What Is Apple's ARKit? Everything You Need to Know

Augmented reality is nothing new. Google has been working on devices that overlay information and images on top of the real world for years, first with its Google Glass headset, then with Google Tango smartphones. Niantic's Pokemon Go app took the world by storm in 2016 by placing its popular cartoon characters in real life.

But Apple has made it possible to augment reality without investing in pricey new hardware, and its AR apps make Pokemon look like child's play.

We first caught a glimpse of Apple's AR efforts at last June's Worldwide Developers Conference. It was there that the Cupertino company showcased ARKit, a software development kit for developers to make augmented-reality apps for the iPhone and iPad. With ARKit apps now available for everyone to use, here's everything you need to know about Apple's augmented-reality push.

Let's get basic: What is augmented reality?

Devices augment reality by placing virtual objects in your physical world, typically by using your phone's camera. You can interact with those objects by looking at your device's display.

What is ARKit, exactly?

ARKit is what Apple calls its set of software development tools to enable developers to build augmented-reality apps for iOS. Most of us will never actually use ARKit, but we see its results and interact with ARKit apps in iOS 11.

Who can use ARKit apps?

Anyone using an iOS device that runs on Apple's A9, A10 or A11 Bionic processors. That includes the iPhone 6s and 6s Plus, iPhone 7 and iPhone 7 Plus, all iPad Pro models, the 9.7-inch iPad released in 2017, the iPhone 8, 8 Plus and iPhone X. That's millions of devices that are able to use AR apps.

Do I need to buy anything or install anything special to use augmented-reality apps?

All you have to do is have iOS 11 installed. ARKit takes advantage of existing iPhone and iPad hardware, including motion-tracking sensors and camera sensors, to make augmented-reality apps possible.

Why would I want to use AR apps? What are they good for?

AR apps can recognize the spaces around you and place virtual objects on horizontal surfaces. For example, Ikea's iOS app, Ikea Place, allows you to position virtual furniture around your house so you can see each item's scale in relation to your space.

ARKit apps put three-dimensional images in your world using what's called visual inertial odometry, which takes advantage of your device's sensors to track your world and sense your device's orientation and position relative to the scene you're looking at.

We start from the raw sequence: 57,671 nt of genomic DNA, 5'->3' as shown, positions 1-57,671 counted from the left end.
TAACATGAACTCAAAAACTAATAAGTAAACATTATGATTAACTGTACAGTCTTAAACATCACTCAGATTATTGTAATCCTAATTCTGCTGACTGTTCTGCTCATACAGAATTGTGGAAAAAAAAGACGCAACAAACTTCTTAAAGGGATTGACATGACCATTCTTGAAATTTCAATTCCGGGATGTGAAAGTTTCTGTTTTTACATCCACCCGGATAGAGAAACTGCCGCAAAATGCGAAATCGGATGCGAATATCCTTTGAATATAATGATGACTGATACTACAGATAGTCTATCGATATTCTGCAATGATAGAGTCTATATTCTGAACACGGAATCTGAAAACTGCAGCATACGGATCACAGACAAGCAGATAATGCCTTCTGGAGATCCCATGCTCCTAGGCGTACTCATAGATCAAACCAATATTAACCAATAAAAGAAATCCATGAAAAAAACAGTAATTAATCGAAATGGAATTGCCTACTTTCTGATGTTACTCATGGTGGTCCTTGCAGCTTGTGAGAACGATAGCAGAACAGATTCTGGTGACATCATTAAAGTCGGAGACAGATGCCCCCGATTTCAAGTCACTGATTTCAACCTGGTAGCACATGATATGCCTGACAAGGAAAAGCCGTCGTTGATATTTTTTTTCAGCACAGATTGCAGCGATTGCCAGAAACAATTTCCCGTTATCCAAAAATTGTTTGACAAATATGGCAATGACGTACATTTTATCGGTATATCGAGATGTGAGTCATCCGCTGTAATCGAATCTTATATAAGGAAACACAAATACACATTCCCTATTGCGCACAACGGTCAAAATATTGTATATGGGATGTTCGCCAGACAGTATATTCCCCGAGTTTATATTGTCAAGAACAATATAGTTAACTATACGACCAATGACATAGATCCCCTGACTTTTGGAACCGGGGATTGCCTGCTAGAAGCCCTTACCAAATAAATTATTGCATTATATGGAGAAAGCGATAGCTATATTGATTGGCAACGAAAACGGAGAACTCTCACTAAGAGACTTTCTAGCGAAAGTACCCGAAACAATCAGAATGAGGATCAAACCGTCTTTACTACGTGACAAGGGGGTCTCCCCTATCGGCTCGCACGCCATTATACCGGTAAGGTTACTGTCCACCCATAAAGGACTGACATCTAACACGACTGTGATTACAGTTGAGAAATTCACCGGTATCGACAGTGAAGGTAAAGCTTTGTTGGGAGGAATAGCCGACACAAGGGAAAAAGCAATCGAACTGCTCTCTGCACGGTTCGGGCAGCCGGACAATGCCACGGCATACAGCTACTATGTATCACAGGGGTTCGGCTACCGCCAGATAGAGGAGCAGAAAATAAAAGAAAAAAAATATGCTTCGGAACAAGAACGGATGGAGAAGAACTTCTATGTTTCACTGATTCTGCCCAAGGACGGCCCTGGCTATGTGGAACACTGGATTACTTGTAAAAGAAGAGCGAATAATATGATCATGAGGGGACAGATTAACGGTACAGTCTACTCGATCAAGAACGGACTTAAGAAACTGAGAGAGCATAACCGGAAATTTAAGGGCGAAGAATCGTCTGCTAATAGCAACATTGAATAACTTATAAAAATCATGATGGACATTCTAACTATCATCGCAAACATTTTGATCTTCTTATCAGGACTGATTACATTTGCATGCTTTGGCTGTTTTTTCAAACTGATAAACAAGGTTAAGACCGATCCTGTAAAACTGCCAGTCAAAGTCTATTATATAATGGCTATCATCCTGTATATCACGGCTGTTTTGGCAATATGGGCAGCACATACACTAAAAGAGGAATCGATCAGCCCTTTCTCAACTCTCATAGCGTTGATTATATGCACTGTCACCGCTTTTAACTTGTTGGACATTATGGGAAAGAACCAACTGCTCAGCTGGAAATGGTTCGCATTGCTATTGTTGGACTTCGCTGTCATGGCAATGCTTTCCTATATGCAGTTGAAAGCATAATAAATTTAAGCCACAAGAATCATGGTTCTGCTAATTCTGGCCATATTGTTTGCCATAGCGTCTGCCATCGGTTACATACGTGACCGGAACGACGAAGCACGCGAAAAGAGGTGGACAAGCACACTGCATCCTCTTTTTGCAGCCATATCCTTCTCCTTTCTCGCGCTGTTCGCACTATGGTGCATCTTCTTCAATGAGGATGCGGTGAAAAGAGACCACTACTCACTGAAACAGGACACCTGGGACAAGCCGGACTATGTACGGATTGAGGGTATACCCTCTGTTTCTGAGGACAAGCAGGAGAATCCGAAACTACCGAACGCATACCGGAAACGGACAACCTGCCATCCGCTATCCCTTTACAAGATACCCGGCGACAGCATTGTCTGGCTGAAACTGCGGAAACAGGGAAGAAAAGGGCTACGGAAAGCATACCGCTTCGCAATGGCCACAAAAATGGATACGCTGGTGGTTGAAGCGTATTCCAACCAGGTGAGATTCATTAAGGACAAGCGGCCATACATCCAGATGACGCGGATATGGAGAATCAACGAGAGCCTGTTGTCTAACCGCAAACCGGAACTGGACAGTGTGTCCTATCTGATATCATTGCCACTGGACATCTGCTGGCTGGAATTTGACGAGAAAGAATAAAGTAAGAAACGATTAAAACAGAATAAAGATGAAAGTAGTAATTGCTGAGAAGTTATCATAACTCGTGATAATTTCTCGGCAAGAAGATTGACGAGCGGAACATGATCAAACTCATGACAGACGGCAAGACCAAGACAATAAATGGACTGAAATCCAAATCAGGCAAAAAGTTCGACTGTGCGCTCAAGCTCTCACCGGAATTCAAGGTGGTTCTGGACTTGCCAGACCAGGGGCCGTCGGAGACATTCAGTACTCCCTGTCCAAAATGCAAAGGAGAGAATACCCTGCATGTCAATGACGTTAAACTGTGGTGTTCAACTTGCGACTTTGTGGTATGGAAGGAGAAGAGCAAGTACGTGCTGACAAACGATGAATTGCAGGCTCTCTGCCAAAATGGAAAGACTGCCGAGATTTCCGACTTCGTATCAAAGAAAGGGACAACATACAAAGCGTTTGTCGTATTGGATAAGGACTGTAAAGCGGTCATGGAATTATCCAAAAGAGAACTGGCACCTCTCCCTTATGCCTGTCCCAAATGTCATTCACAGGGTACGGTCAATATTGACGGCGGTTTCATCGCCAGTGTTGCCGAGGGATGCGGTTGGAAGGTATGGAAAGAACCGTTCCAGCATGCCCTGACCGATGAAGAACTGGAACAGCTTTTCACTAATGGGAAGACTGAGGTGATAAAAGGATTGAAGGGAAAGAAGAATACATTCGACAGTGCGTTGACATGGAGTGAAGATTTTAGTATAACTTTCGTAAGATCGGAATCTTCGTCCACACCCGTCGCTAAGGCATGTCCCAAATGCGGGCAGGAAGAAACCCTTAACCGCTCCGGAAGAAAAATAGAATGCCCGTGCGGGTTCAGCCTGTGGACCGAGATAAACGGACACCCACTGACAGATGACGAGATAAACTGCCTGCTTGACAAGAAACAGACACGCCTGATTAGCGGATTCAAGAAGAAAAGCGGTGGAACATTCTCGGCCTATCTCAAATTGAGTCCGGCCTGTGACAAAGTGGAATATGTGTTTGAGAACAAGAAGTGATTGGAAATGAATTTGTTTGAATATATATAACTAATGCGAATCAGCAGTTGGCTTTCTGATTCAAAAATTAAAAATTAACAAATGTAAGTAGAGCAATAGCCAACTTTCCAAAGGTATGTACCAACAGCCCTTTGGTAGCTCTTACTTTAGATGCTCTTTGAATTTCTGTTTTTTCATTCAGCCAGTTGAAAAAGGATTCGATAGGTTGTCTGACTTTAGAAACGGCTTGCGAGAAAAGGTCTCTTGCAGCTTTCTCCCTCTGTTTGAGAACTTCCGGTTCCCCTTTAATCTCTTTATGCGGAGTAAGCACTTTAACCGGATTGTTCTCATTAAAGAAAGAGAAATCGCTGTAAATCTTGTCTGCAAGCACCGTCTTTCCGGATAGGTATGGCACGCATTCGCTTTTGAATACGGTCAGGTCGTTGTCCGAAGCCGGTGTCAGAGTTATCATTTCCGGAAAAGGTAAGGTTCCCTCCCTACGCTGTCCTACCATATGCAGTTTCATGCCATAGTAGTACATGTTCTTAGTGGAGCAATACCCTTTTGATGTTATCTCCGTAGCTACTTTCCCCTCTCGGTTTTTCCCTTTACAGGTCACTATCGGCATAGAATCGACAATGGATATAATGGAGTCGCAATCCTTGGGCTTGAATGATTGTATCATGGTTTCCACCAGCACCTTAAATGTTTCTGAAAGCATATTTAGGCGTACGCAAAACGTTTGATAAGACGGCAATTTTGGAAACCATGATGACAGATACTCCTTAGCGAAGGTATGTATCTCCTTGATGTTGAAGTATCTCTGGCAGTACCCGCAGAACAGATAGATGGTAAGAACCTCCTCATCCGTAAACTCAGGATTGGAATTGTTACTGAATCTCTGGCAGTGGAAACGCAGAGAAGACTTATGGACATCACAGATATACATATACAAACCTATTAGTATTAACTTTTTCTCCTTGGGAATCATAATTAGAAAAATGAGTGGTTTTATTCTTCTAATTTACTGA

Apple demonstrated the Ikea app to me on an iPad. You simply hold your device up and use the app to drop a piece of furniture, such as a chair, in an empty space. You can easily move it around and even see detail, like the texture of its cloth. I found myself walking around the chair to avoid bumping into it, even though it didn't actually exist in the room I was standing in.

When iOS 11.3 becomes available as an over-the-air update this spring, AR apps will be able to place virtual objects against walls and doors, as well as recognize irregularly shaped objects in the real world. The software upgrade will improve the resolution of the camera view in AR apps by 50 percent and add support for auto-focus when viewing augmented objects through your phone's camera.

What about games?

Of course, one of the most fun ways to take advantage of augmented reality is gaming. We saw an early Star Wars-themed game of chess that projects a holographic Jabba the Hutt above a virtual chess board on a table in front of you. Jabba watches your pieces duke it out with his, roaring all the while.

Other games include a "Walking Dead" app from AMC called Our World that hides characters in your augmented world and has them pop out at you. I'm sure some people will find that amusing. (I will not be playing this.)

You can check out more of our favorite ARKit apps and demos here, and follow the @MadeWithARKit Twitter account to see new submissions from developers.

How are those apps different from something like Pokemon Go?

Pokemon Go works by overlaying two-dimensional images on top of real, three-dimensional scenes. ARKit apps put three-dimensional images in your world using what's called visual inertial odometry, which takes advantage of your device's sensors to track your world and sense your device's orientation and position relative to the scene you're looking at.

I found myself walking around the chair to avoid bumping into it, even though it didn't actually exist in the room I was standing in.

Your phone or tablet's camera can detect planes and position three-dimensional images on top of them so they look natural. The camera sensors even help apps orient lighting, so augmented objects will cast what appears to be real shadows.

How can I tell which apps have AR features?

The App Store offers a curated section to highlight the best AR experiences. Just tap on Apps and scroll down to Top Categories. AR Apps is at the top.

Does Google offer anything similar for Android phones?

Google offers a ARCore software development kit, which is similar to ARKit in that it adds augmented-reality functionality to existing Android phones. ARCore apps run on Google's Pixel, Pixel XL, Pixel 2, Pixel 2 XL and Samsung's Galaxy S8, and will come to millions more Android devices running Android 7.0 Nougat when it emerges from developer preview. You can see what cool things developers are doing with ARCore here.

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